Survival for Patients With Invasive Cutaneous Melanoma Among Ethnic Groups: The Effects of Socioeconomic Status and Treatment

Stanford University, Palo Alto, California, United States
Journal of Clinical Oncology (Impact Factor: 18.43). 01/2008; 26(1):66-75. DOI: 10.1200/JCO.2007.12.3604
Source: PubMed


Although uncommon, melanoma is associated with poor survival characteristics among African Americans and Hispanics compared with non-Hispanic whites (NHWs). Low socioeconomic status (SES) is also associated with poor survival among patients with melanoma, but it is not known whether this is because of SES itself or because of treatment disparities. We set out to determine this by using the large, population-based California Cancer Registry (CCR) database as a model.
We conducted a case-only analysis of CCR data (1993 to 2003), including a descriptive analysis of relevant clinical variables and SES. The SES variable used has been derived from principle component analysis of census block-level CCR data that was linked to census data to address seven indicators of SES. Univariate analyses of overall survival (OS) were conducted using the Kaplan-Meier method. Multivariate survival analyses were performed using Cox proportional hazard ratios (HRs).
A total of 39,049 incident patient cases of cutaneous melanoma, including 36,694 in NHWs; 127 in African Americans; 1,996 in Hispanics; and 262 in Asian-Americans, were analyzed. Higher SES was associated with an early stage at presentation (P < .0001), with treatment with surgery (P = .0005), and with prolonged survival (P < .0001). After adjustments for age, sex, histology, American Joint Committee on Cancer stage, anatomic site, treatment, and SES, a statistically significant increased risk of death was observed for African Americans compared with NHWs (HR, 1.60; 95% CI, 1.17 to 2.18); no survival differences were noted for Asians or Hispanics compared with NHWs in the adjusted analysis.
Low SES independently predicts poor outcome among patients with cutaneous melanoma. However, the poor OS observed for African American patients with melanoma is not explained by differences in treatment or SES.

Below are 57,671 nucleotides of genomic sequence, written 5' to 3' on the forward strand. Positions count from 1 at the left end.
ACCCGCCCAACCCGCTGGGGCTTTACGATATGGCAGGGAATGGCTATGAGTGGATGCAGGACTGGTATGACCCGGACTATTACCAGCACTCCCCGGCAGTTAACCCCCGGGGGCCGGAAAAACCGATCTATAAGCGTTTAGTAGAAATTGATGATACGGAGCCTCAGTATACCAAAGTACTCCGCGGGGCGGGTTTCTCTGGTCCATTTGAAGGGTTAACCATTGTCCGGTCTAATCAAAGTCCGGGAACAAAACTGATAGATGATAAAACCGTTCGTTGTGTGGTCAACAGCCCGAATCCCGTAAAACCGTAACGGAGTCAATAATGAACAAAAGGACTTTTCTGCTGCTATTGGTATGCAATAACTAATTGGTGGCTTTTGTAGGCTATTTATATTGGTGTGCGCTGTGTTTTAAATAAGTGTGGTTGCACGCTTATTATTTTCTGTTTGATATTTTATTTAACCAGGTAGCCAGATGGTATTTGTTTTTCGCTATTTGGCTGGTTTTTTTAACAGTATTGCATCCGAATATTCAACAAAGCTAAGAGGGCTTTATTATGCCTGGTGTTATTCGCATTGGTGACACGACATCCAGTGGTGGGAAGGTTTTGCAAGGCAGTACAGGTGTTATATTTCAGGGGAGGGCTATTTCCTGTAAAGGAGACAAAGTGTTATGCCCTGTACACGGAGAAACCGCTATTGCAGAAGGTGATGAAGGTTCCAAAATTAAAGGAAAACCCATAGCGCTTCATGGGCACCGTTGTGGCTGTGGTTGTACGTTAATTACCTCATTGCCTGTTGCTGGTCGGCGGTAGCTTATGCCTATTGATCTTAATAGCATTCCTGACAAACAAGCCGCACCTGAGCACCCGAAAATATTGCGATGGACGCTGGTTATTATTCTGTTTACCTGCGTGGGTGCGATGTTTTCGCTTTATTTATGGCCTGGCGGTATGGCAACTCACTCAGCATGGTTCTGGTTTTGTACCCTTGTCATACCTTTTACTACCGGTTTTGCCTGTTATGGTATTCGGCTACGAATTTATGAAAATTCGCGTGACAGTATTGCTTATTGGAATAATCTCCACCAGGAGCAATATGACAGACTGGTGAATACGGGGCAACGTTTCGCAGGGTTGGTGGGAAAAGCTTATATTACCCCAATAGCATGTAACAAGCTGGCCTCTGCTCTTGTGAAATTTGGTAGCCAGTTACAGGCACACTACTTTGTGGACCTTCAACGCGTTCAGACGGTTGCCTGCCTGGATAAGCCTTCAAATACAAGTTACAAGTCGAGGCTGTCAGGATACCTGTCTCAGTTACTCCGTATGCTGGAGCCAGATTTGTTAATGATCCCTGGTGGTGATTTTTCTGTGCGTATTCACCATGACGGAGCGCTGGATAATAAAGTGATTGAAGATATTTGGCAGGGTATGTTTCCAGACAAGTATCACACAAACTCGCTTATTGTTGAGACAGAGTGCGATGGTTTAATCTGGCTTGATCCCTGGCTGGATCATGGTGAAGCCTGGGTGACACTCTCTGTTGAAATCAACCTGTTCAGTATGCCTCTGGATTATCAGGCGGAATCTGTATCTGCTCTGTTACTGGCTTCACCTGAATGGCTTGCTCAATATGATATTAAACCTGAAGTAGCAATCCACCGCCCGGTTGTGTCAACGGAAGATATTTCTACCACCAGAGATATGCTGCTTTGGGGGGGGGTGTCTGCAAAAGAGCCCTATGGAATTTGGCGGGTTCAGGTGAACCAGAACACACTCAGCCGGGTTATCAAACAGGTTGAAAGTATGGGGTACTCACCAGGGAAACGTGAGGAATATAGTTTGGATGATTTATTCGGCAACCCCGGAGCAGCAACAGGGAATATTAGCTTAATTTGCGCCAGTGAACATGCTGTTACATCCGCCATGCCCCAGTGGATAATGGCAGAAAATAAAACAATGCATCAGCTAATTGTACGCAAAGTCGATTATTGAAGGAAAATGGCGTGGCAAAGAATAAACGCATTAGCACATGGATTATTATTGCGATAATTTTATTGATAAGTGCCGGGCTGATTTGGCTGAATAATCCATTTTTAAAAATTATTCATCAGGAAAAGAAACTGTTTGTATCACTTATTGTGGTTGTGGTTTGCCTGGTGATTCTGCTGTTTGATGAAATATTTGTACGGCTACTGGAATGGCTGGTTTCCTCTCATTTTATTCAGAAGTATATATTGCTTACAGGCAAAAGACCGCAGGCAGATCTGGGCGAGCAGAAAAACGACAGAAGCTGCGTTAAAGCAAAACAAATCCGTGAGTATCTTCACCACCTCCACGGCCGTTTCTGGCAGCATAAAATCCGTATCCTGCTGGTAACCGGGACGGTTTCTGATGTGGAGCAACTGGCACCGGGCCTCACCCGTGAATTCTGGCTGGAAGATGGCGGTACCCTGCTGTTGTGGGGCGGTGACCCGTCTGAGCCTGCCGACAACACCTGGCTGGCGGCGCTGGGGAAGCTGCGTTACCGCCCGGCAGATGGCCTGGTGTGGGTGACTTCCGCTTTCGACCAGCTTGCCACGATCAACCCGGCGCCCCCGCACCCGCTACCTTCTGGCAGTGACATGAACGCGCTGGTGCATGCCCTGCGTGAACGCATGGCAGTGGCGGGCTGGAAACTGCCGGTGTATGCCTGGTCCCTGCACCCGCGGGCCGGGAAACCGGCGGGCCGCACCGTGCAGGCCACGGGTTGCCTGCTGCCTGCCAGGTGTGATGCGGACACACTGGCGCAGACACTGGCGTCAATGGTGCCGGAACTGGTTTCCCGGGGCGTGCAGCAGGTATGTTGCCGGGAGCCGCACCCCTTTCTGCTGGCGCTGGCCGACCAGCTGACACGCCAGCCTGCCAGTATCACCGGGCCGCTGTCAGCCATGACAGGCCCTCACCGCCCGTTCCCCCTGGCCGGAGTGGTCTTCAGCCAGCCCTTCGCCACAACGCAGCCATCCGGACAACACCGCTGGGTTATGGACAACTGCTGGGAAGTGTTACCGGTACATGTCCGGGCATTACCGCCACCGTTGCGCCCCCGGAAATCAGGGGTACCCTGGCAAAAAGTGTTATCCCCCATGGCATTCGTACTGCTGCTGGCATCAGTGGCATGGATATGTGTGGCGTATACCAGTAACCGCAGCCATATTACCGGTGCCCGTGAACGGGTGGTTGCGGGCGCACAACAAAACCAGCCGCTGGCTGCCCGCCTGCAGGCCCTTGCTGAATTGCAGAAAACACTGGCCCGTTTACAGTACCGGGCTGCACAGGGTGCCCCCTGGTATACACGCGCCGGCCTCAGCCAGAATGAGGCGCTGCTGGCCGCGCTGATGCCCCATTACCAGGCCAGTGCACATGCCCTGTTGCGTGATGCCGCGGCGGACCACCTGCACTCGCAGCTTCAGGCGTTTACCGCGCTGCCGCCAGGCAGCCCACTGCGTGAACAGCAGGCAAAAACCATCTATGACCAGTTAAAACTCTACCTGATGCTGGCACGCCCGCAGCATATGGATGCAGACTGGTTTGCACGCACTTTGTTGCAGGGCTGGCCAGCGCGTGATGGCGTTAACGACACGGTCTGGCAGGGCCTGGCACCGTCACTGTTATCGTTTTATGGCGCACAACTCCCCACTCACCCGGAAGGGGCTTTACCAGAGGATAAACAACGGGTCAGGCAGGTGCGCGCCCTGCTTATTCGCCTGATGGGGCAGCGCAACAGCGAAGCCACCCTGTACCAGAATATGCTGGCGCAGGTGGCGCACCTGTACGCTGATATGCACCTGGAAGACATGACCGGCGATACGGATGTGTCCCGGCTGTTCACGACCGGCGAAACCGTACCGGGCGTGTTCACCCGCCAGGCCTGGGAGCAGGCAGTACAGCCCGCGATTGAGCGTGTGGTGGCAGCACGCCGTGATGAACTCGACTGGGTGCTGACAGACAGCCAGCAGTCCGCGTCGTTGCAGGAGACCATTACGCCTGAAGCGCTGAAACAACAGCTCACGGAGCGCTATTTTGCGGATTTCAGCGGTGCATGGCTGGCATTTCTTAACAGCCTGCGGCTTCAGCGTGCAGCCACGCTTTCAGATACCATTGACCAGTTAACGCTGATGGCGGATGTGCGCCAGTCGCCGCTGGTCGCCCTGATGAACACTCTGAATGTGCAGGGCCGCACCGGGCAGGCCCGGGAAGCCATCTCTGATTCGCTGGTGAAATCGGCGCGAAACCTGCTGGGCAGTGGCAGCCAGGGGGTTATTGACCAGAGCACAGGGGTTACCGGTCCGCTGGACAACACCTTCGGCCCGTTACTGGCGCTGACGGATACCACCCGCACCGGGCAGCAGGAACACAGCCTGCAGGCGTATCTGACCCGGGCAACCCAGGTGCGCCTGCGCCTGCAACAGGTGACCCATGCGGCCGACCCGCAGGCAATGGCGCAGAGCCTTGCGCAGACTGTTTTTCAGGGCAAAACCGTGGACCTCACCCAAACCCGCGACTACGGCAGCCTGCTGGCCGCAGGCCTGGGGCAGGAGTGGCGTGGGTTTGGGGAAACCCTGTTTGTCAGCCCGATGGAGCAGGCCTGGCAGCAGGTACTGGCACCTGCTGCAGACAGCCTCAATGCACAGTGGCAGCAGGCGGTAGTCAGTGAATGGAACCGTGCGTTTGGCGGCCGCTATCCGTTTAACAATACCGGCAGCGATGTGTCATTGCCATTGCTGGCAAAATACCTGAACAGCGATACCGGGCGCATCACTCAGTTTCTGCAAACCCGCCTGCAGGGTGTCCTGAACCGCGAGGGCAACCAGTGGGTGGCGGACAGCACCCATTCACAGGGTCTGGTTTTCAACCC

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    • "Disparities in melanoma incidence can be attributed to disparities in socioeconomic status (SES). Although melanoma incidence is generally associated with higher SES (Hemminki et al., 2003), low SES has been correlated with advanced stage of melanoma at diagnosis and worse survival (Roetzheim et al., 2000; Ortiz et al., 2005; Zell et al., 2008). The relationship between SES and melanoma epidemiology is complex, mitigated by genetic risk, environmental exposure, and prevention practices among populations of varying SES strata and racial/ethnic backgrounds. "
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    ABSTRACT: Minority populations have disproportionately more advanced stage melanoma and worse survival. To clarify the impact of race and ethnicity on late-stage melanoma diagnosis, we performed spatial analysis of geocoded melanoma cases diagnosed in Florida, 1999-2008, to identify geographic clusters of higher-than-expected incidence of late-stage melanoma and developed predictive models for melanoma cases in high-risk neighborhoods accounting for area-based poverty, race/ethnicity, patient insurance status, age, and gender. In the adjusted model, Hispanic ethnicity and census tract-level poverty are the strongest predictors for clustering of late-stage melanoma. Hispanic whites were 43% more likely to live in neighborhoods with excessive late-stage melanoma (P<0.001) compared with non-Hispanic whites (NHW). For every 1% increase in population living in poverty, there is a 2% increase in late-stage melanoma clustering (P<0.001). Census tract-level poverty predicted late-stage melanoma similarly among NHW and Hispanic whites. The impact of insurance coverage varied among populations; the most consistent trend was that Medicaid coverage is associated with higher odds for late-stage melanoma. The finding that Hispanics are most likely to reside in high-risk neighborhoods, independent of poverty and insurance status, underscores the importance of addressing, and overcoming community-level barriers to melanoma care.Journal of Investigative Dermatology advance online publication, 12 December 2013; doi:10.1038/jid.2013.465.
    Journal of Investigative Dermatology 11/2013; 134(4). DOI:10.1038/jid.2013.465 · 7.22 Impact Factor
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    • "In the United States, the incidence of skin cancer is higher among non-Hispanic white individuals compared to Hispanics (28.7 versus 4.1 per 100,000 annually) [1], but there are considerable disparities in terms of its morbidity and mortality among racial/ethnic minority groups such as Hispanics [2] (i.e., individuals of Central or South American, Cuban, Mexican, Puerto Rican, or other Spanish culture or origin [3]). Compared to non-Hispanic whites, when diagnosed with melanoma, Hispanics are more likely to be diagnosed at a younger age and with more advanced disease and have lower melanoma-specific survival rates [4-9]. The melanoma incidence among Hispanics increased by 19% from 1992 to 2008 [10]. "